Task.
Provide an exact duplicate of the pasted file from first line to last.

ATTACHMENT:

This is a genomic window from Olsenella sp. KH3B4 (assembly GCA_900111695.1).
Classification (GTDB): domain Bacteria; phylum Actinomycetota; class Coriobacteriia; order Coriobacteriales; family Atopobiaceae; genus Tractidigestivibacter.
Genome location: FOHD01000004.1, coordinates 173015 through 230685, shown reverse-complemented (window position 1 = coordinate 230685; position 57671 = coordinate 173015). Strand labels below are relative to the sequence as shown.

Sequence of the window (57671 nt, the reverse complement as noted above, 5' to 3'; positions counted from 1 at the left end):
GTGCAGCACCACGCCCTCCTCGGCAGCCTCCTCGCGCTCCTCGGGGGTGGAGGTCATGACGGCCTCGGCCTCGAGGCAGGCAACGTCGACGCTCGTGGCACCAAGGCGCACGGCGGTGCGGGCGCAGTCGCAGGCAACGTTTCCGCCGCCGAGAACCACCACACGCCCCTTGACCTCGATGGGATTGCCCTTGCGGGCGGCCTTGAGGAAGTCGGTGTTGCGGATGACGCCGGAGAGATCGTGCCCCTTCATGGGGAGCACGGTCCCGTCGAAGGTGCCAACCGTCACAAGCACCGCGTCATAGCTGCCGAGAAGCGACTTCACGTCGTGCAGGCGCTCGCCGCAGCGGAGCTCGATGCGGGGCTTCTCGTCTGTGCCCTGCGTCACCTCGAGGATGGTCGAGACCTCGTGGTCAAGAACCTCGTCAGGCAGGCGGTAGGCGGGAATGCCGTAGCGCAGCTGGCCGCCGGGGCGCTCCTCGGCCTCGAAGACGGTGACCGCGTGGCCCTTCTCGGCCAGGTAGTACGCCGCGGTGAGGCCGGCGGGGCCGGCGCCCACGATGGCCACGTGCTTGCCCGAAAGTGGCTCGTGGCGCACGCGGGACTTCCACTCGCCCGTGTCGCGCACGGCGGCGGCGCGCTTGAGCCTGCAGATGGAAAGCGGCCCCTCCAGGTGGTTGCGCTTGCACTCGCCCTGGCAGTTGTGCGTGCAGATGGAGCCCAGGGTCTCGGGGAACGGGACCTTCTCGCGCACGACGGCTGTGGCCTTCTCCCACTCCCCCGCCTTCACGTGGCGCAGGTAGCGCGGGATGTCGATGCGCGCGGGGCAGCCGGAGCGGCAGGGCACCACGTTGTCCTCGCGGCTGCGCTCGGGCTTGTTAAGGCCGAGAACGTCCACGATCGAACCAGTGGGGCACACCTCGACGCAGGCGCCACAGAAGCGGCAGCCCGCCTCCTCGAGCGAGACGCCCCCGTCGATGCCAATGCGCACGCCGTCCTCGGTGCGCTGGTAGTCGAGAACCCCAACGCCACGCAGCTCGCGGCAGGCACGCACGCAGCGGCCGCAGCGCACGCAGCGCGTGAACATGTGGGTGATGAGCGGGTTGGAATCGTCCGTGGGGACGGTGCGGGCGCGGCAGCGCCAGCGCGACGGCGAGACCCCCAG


This is a genomic window from Olsenella sp. KH3B4 (assembly GCA_900111695.1).
Classification (GTDB): domain Bacteria; phylum Actinomycetota; class Coriobacteriia; order Coriobacteriales; family Atopobiaceae; genus Tractidigestivibacter.
Genome location: FOHD01000004.1, coordinates 173015 through 230685, shown reverse-complemented (window position 1 = coordinate 230685; position 57671 = coordinate 173015). Strand labels below are relative to the sequence as shown.

Sequence of the window (57671 nt, the reverse complement as noted above, 5' to 3'; positions counted from 1 at the left end):
GTGCAGCACCACGCCCTCCTCGGCAGCCTCCTCGCGCTCCTCGGGGGTGGAGGTCATGACGGCCTCGGCCTCGAGGCAGGCAACGTCGACGCTCGTGGCACCAAGGCGCACGGCGGTGCGGGCGCAGTCGCAGGCAACGTTTCCGCCGCCGAGAACCACCACACGCCCCTTGACCTCGATGGGATTGCCCTTGCGGGCGGCCTTGAGGAAGTCGGTGTTGCGGATGACGCCGGAGAGATCGTGCCCCTTCATGGGGAGCACGGTCCCGTCGAAGGTGCCAACCGTCACAAGCACCGCGTCATAGCTGCCGAGAAGCGACTTCACGTCGTGCAGGCGCTCGCCGCAGCGGAGCTCGATGCGGGGCTTCTCGTCTGTGCCCTGCGTCACCTCGAGGATGGTCGAGACCTCGTGGTCAAGAACCTCGTCAGGCAGGCGGTAGGCGGGAATGCCGTAGCGCAGCTGGCCGCCGGGGCGCTCCTCGGCCTCGAAGACGGTGACCGCGTGGCCCTTCTCGGCCAGGTAGTACGCCGCGGTGAGGCCGGCGGGGCCGGCGCCCACGATGGCCACGTGCTTGCCCGAAAGTGGCTCGTGGCGCACGCGGGACTTCCACTCGCCCGTGTCGCGCACGGCGGCGGCGCGCTTGAGCCTGCAGATGGAAAGCGGCCCCTCCAGGTGGTTGCGCTTGCACTCGCCCTGGCAGTTGTGCGTGCAGATGGAGCCCAGGGTCTCGGGGAACGGGACCTTCTCGCGCACGACGGCTGTGGCCTTCTCCCACTCCCCCGCCTTCACGTGGCGCAGGTAGCGCGGGATGTCGATGCGCGCGGGGCAGCCGGAGCGGCAGGGCACCACGTTGTCCTCGCGGCTGCGCTCGGGCTTGTTAAGGCCGAGAACGTCCACGATCGAACCAGTGGGGCACACCTCGACGCAGGCGCCACAGAAGCGGCAGCCCGCCTCCTCGAGCGAGACGCCCCCGTCGATGCCAATGCGCACGCCGTCCTCGGTGCGCTGGTAGTCGAGAACCCCAACGCCACGCAGCTCGCGGCAGGCACGCACGCAGCGGCCGCAGCGCACGCAGCGCGTGAACATGTGGGTGATGAGCGGGTTGGAATCGTCCGTGGGGACGGTGCGGGCGCGGCAGCGCCAGCGCGACGGCGAGACCCCCAG